Put them all together and you get a pretty full picture of a person. More importantly, given a person's reaction or choice over a specific situation and you can often read a whole lot more into them than the single act might suggest. For example, take toilet rolls. They can be hung with the toilet paper hanging over the end or into the wall. Trust me, this isn't random. Some people deliberately hang their toilet roll so that it hangs away from the wall, weirdos hang theirs the other way. This is a fact; if you visit a house where the toilet roll hangs against the wall, then at least one person in that house is borderline certifiable. Be careful who you allow between the kitchen knives and yourself while in that house.
Researchers at Cambridge University have carried out a large scale study involving 58,000 volunteers into how they interact with Facebook, specifically the 'Like' button. Regular readers may recall that I'm a little wary of the trend for using the 'Like' button as I'm aware that images and postings that accumulate large numbers of 'Likes' are being hawked because the original photo or posting can be altered to promote a product once the 'Likes' hit a significant number.
But, as usual, I digress.
The researchers have monitored the items that the 58,000 volunteers have 'Liked' and built some algorithms to dissect and dice them. They also subjected the volunteers to a battery of standard personality tests as well as categorising them by gender, age, sexual orientation, belief - all the usual nonsense. In the analysis the researchers were able to identify, with a high degree of accuracy, the political bias, religious beliefs, sexuality and even propensity to indulge in substance abuse from the items they 'Liked'. In many of the cases the subjects 'Liked' weren't obvious indicators of these categories.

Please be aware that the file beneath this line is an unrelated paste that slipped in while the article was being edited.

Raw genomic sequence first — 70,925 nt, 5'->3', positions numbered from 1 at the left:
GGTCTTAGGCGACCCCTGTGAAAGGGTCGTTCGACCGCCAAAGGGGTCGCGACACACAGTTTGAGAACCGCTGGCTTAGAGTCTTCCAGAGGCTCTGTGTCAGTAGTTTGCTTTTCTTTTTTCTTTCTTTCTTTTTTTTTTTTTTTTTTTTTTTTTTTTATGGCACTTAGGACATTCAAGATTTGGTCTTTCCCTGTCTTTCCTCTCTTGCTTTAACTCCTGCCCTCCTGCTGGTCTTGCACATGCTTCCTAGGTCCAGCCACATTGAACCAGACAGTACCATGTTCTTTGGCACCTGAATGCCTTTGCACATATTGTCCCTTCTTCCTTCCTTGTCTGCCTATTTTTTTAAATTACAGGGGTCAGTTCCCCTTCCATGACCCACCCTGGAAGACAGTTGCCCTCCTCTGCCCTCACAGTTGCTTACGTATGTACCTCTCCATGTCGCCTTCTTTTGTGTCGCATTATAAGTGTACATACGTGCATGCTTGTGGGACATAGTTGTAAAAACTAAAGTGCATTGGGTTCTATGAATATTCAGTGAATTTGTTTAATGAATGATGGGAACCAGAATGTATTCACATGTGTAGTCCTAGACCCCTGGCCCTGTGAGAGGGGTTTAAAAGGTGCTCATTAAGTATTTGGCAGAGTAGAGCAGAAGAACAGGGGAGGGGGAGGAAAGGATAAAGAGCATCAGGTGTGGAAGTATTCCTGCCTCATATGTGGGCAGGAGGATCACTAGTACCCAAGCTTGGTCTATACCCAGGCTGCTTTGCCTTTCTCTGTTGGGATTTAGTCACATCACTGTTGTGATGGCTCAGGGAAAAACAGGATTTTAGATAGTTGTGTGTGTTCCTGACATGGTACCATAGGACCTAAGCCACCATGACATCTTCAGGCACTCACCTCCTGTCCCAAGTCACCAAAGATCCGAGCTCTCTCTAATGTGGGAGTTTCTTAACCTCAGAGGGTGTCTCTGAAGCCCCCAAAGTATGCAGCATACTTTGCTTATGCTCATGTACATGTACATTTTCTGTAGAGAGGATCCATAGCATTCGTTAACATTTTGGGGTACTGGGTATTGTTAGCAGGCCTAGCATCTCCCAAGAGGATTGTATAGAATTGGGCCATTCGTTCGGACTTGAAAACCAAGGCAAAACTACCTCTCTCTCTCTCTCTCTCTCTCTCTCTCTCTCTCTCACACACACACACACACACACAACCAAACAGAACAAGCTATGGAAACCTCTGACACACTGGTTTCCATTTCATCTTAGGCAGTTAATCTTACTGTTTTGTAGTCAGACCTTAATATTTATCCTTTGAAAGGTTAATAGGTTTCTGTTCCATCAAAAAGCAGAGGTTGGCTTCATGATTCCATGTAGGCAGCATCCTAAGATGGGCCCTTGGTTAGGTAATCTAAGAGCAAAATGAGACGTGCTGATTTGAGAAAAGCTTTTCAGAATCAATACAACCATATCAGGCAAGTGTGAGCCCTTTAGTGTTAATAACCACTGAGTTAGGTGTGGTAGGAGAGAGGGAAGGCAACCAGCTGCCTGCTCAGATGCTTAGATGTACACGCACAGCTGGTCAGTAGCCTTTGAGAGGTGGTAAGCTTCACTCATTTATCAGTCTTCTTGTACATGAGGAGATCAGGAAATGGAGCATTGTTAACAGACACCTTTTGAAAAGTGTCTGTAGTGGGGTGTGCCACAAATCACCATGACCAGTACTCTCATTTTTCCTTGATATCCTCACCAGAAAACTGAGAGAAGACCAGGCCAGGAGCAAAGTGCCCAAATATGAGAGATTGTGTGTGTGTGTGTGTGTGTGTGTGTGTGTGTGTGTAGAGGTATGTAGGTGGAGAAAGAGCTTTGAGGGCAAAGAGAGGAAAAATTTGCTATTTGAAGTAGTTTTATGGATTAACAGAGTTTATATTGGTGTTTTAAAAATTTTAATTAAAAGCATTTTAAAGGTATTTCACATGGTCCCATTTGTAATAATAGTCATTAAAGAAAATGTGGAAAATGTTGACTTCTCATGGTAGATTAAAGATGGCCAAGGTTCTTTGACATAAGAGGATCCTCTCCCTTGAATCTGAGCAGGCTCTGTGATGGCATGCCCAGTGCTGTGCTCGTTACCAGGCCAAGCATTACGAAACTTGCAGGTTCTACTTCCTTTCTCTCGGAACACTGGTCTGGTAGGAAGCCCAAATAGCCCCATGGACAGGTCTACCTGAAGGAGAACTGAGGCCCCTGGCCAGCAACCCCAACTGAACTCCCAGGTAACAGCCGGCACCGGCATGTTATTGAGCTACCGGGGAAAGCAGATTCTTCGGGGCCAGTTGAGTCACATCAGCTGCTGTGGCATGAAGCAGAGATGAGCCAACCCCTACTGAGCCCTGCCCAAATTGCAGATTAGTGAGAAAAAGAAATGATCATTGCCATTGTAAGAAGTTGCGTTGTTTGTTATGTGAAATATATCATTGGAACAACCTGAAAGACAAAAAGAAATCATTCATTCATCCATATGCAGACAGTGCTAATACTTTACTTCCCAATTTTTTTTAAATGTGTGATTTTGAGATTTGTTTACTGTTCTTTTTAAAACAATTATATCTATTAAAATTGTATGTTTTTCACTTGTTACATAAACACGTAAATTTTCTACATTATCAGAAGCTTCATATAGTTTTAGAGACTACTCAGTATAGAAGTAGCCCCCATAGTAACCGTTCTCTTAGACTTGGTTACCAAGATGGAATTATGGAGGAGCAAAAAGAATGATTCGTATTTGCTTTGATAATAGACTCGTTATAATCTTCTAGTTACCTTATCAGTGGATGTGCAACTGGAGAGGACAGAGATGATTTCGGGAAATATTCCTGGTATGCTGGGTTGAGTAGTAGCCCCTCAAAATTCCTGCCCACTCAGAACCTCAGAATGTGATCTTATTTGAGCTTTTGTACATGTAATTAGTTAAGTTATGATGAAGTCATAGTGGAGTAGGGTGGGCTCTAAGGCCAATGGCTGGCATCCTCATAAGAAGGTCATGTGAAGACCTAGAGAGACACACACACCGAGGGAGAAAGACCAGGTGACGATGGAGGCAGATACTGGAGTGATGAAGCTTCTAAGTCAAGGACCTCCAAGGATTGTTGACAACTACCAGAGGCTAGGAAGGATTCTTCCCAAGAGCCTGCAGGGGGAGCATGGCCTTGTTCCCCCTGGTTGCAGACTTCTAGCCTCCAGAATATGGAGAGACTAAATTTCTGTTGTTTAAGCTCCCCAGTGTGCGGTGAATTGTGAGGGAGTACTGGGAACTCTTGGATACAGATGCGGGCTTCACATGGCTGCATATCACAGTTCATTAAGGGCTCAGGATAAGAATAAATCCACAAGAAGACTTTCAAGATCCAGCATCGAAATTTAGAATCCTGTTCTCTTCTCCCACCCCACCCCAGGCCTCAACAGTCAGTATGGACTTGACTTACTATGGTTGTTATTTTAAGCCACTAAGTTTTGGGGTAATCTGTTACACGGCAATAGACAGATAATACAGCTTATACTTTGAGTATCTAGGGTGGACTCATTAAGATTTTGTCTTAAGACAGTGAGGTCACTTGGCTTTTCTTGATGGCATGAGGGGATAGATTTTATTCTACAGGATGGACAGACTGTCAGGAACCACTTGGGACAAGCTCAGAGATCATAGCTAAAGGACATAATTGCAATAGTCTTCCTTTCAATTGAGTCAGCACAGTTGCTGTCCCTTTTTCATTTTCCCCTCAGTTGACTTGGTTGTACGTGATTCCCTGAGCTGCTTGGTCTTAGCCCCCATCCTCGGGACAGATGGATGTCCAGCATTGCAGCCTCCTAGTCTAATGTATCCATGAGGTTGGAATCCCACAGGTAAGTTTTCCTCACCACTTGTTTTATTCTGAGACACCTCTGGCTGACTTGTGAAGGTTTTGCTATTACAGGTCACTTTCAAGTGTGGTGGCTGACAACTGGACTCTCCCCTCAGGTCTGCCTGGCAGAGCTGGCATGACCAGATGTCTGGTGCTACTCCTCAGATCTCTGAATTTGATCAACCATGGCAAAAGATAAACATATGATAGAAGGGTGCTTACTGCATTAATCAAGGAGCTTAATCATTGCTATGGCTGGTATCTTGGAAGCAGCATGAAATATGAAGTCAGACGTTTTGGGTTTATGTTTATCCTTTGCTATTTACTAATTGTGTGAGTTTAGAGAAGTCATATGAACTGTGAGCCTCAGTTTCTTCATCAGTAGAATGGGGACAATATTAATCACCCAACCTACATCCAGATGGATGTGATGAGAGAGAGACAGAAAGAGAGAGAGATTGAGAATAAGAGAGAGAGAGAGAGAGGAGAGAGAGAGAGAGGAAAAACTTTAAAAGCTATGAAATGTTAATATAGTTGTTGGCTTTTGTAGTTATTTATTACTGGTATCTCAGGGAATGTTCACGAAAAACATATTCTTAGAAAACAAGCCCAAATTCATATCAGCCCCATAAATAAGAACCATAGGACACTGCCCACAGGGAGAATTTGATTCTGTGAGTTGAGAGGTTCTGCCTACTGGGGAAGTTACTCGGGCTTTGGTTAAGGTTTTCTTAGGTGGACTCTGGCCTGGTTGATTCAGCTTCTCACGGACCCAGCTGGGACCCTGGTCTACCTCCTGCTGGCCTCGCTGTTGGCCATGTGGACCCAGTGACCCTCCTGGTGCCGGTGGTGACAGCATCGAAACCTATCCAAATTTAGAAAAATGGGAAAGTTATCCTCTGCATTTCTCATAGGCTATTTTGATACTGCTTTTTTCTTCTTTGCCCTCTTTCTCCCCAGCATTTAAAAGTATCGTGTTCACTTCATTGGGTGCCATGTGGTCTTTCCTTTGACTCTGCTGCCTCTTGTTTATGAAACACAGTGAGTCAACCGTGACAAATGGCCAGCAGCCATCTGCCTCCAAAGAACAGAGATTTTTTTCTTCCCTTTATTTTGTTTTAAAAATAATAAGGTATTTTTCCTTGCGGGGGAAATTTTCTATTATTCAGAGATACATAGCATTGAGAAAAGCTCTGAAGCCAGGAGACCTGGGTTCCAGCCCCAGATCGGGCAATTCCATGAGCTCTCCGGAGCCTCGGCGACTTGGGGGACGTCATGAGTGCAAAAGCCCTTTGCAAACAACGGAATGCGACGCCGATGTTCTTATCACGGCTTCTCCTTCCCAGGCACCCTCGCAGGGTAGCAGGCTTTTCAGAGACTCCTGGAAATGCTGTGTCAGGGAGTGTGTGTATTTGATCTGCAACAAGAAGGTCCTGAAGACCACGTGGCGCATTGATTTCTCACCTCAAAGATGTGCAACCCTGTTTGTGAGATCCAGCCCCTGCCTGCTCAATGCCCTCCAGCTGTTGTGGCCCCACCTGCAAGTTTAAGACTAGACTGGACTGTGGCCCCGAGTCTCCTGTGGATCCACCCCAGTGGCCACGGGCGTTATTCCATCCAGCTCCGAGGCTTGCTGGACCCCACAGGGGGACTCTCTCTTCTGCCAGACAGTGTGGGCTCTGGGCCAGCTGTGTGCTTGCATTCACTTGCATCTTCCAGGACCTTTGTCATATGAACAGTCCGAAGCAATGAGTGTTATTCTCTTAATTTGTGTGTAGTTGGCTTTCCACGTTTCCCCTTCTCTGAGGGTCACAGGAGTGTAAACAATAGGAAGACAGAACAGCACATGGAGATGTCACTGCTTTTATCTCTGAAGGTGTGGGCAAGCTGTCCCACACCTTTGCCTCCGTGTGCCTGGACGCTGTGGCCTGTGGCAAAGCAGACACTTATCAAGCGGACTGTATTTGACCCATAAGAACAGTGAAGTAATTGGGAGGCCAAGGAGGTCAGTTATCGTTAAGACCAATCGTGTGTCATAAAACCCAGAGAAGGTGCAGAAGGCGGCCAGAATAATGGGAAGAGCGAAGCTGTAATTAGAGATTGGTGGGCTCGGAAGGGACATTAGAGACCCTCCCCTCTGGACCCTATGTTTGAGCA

The upshot is that when you 'Like' a photo, a product, a joke you may be telling someone a lot more about yourself than you realise. Privacy campaigners are up in arms about the results as it's realised that the information you have already left lying around Facebook could be harvested and used to target you in a marketing campaign or, perhaps in a more sinister mood, just target you as a person based on the perception of your politics, religion, or other facet. Modifying your privacy settings may help keep some away from your data, but I guess Facebook always has access to it, so a big responsibility rests on their shoulders.
After all, they could advise, even sell a list of people worldwide who may be susceptible to a specific sales approach. Or perhaps identify all the potentially swingable voters on the run up to an election. I don't know if they would, but it makes you shudder when you think about it.
But, before we ban them from all analysis of the 'Like' button, do you think we could get them to identify all the households likely to have the toilet roll wrapped the wrong way? Let's out the weirdos while we've got the chance.
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